Bernie Sanders Doesn't Get It: Why Democrats Are Not Hungry For Revolution

This weekend was the best Bernie Sanders is going to have in a while, electorally speaking. He won the Maine caucus after what the Senator described as "very large turnout", which turned out to be roughly 3,500 votes, and also the caucuses in Kansas and Nebraska. Hillary Clinton won the biggest prize of the weekend, Louisiana.

The rest of March looks brutal for Bernie.  Hillary Clinton is looking to clean up tomorrow in Michigan and absolutely devastate Bernie in Mississippi, and a visibly frustrated Bernie Sanders failed to make any inroads in the Democratic debate in Flint last night. Update 3/8 at 8:37pm PT: Bernie upset in Michigan by a thin margin, but Clinton's huge win in Mississippi will end up expanding Clinton's lead in both delegates and the popular vote.

Bernie can talk up his anti-trade propaganda all he wants, but after Hillary Clinton exposed him for voting against the rescue of the auto industry (which was about 40% of the fund in TARP), his numbers in Michigan are not likely to make a huge upset in time for tomorrow's primary. Mississippi is another one of southern red states Bernie supporters believe don't matter because *cough* black people *cough* (you know, except when Bernie wins one or two) where Clinton will crush Sanders.

According to primary forecasts from FiveThirtyEight, Hillary Clinton can take a clean sweep on March 15 in Florida, Ohio, Illinois and North Carolina - and almost certainly will take a majority of the delegates - which together award almost 800 delegates to the convention.

Clearly, Bernie Sanders, despite raising a gigantic amount of cash and holding very large rallies, miscalculated something when it came to the actual Democratic electorate. We know that his appeal has remained narrow, and he ha utterly failed to attract the most loyal Democratic constituency, the black vote. His support among other people of color is also soft, concentrating his vote in the white "dudebro" Democratic demographic.

The question is why. Yes, Bernie has a racial blind spot the size of Texas. Yes, he has not tried hard to appeal to the key constituencies. But why? Why hasn't he tried? Why has he pretended that if he just kept talking about economic inequality, his dudebro support will spill over to people of color? Why hasn't his rebel persona got him more support?

The answer, I suggest, is that Sanders has critically misjudged the Democratic electorate's appetite for a revolution. There re many reasons for this.

As far as Bernie Sanders is concerned, a revolution only takes the shape of western European-style benign cradle-to-gave social welfare without affecting any of the essential rights that Americans hold dear. But far too many people in the fabric of America know a very different reality of revolution. The very word 'revolution', which, as America Ferrera once pointed out, does not mean the same thing across the broad cross sections of cultures. A significant portion of the Democratic base - Latinos and other Americans whose (or whose parents' or grandparents') native countries were devastated by revolutions, often in the name of socialism - is not too keen on the concept.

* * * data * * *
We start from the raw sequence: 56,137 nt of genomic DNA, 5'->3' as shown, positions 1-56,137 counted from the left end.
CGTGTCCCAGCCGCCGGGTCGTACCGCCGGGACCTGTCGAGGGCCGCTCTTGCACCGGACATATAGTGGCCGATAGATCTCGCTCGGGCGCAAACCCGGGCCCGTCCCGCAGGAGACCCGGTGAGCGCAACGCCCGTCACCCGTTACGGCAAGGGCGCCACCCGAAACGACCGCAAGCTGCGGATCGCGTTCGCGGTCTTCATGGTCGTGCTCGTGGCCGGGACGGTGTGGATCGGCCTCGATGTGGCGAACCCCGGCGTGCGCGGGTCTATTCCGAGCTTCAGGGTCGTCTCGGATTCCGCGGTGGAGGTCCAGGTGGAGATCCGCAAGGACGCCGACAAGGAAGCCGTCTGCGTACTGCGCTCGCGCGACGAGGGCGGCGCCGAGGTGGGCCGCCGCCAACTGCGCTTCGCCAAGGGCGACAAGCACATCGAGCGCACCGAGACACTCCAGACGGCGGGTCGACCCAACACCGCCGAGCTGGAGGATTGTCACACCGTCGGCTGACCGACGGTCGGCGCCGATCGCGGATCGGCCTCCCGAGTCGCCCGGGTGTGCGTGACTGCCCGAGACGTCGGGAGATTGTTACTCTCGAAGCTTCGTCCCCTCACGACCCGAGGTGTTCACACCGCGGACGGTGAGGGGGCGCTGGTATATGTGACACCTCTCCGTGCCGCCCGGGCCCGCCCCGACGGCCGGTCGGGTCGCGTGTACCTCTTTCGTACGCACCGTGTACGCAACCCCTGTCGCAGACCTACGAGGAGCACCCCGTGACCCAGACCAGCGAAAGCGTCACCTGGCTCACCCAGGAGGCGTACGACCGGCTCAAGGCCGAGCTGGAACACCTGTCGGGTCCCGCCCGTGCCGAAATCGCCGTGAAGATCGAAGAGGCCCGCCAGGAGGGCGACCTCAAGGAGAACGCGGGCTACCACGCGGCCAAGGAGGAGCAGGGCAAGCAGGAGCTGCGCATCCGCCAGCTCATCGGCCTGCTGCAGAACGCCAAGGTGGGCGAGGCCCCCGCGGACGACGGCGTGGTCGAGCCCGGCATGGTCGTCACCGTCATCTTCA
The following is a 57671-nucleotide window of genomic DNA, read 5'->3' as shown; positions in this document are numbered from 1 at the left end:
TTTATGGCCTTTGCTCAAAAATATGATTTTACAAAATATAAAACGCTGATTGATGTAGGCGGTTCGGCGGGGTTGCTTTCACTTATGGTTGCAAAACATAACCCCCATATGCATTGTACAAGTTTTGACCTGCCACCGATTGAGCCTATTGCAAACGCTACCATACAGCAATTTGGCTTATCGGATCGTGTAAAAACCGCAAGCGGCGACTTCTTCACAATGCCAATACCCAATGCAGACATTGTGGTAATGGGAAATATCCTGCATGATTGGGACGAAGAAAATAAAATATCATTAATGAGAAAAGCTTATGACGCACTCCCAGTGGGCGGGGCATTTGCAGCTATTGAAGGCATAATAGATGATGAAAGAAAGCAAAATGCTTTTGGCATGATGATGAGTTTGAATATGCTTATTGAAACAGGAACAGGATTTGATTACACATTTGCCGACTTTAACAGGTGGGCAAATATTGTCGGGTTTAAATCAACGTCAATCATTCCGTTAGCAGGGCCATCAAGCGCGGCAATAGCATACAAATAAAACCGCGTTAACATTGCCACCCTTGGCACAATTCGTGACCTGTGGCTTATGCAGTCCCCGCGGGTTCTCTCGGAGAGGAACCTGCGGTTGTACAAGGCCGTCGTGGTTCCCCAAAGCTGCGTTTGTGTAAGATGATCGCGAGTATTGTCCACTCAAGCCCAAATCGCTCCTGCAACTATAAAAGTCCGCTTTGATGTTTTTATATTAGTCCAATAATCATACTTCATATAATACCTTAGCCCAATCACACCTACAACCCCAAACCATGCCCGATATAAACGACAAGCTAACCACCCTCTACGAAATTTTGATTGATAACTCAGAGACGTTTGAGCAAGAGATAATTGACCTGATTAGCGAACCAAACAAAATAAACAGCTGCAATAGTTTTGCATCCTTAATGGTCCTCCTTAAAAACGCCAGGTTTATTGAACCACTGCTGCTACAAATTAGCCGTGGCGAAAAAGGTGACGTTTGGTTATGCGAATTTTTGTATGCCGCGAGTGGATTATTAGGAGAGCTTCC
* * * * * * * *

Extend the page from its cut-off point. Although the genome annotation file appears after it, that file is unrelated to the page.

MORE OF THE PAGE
Second, Democrats by the very nature of our political philosophy believe in government. We believe that government can work and make a difference in people's lives, and we do not believe by and large that an upending of the system is required to make it work, as the word 'revolution' implies.

It is not simply a matter of faith, either. We have evidence on our side. Steady progress, rather than an overthrow of the system, has been our ally. From civil rights to equal rights, from women's vote to domestic violence legislation, we have seen government work to achieve meaningful, far-reaching progress. Much of the social compact we as a party proudly defend - part of which Bernie Sanders has himself used to define democratic socialism - came to exist and was expended by the same means.

We as Democrats far prefer the constructive essence of evolution than the potentially destructive power of revolution. That constructive power to make big changes within the current democratic system has only be reaffirmed by the presidency of Barack Obama.

President Obama has achieved broad reforms - both in depth and in reach - even in the face of unflinching, unprecedented opposition. President Obama has achieved reforms that may well be considered revolutionary without demogaguing about a revolution.

A key reason that President Obama's approval rating among Democrats - and especially among liberals - have remained sky high throughout his presidency is that he personifies our core philosophy about government: that with perseverance, grace and commitment, yes, we can make a real difference in people's lives rather than waiting for a revolution.

This does not mean that we are blind to what President Obama has called "the fierce urgency of now." Precisely because we understand the urgency of the time, we know that change cannot wait around for some revolution to come and make way.

We want to build on what President Obama has achieved. We are not ready to throw it all away and start over. We want to know how to improve the existing system to give a hand up to those who need it, not why everything sucks. We want our candidates for president to devise practical, achievable plans for progress, not delve into politically unfeasible, mathematically challenged promises of utopia.

We are not so keen on revolution because we know what we have built, because we know that what we have built together is worth defending, and because we want a president who will defend and expand upon the progress we are proud of.



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